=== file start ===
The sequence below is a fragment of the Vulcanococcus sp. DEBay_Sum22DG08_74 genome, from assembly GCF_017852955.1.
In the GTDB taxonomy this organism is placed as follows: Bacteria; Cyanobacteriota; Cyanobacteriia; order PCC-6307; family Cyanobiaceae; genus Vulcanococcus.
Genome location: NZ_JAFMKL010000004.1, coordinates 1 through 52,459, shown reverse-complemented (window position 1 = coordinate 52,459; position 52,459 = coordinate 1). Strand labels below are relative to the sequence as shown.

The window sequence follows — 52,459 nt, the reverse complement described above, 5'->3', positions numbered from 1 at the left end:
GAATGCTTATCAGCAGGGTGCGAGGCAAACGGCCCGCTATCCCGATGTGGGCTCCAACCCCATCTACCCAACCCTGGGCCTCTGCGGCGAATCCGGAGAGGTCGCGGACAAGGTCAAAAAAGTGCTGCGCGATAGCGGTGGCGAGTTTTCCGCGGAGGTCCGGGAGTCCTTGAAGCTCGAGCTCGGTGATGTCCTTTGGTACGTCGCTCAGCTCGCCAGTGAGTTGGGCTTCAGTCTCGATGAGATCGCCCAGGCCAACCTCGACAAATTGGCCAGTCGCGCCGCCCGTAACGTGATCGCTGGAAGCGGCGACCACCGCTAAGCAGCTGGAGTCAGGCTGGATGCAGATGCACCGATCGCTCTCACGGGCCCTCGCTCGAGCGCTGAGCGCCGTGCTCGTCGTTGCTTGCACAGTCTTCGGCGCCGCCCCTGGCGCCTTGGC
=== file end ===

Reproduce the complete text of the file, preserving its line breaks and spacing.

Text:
The sequence below is a fragment of the Vulcanococcus sp. DEBay_Sum22DG08_74 genome, from assembly GCF_017852955.1.
In the GTDB taxonomy this organism is placed as follows: Bacteria; Cyanobacteriota; Cyanobacteriia; order PCC-6307; family Cyanobiaceae; genus Vulcanococcus.
Genome location: NZ_JAFMKL010000004.1, coordinates 1 through 52,459, shown reverse-complemented (window position 1 = coordinate 52,459; position 52,459 = coordinate 1). Strand labels below are relative to the sequence as shown.

The window sequence follows — 52,459 nt, the reverse complement described above, 5'->3', positions numbered from 1 at the left end:
GAATGCTTATCAGCAGGGTGCGAGGCAAACGGCCCGCTATCCCGATGTGGGCTCCAACCCCATCTACCCAACCCTGGGCCTCTGCGGCGAATCCGGAGAGGTCGCGGACAAGGTCAAAAAAGTGCTGCGCGATAGCGGTGGCGAGTTTTCCGCGGAGGTCCGGGAGTCCTTGAAGCTCGAGCTCGGTGATGTCCTTTGGTACGTCGCTCAGCTCGCCAGTGAGTTGGGCTTCAGTCTCGATGAGATCGCCCAGGCCAACCTCGACAAATTGGCCAGTCGCGCCGCCCGTAACGTGATCGCTGGAAGCGGCGACCACCGCTAAGCAGCTGGAGTCAGGCTGGATGCAGATGCACCGATCGCTCTCACGGGCCCTCGCTCGAGCGCTGAGCGCCGTGCTCGTCGTTGCTTGCACAGTCTTCGGCGCCGCCCCTGGCGCCTTGGC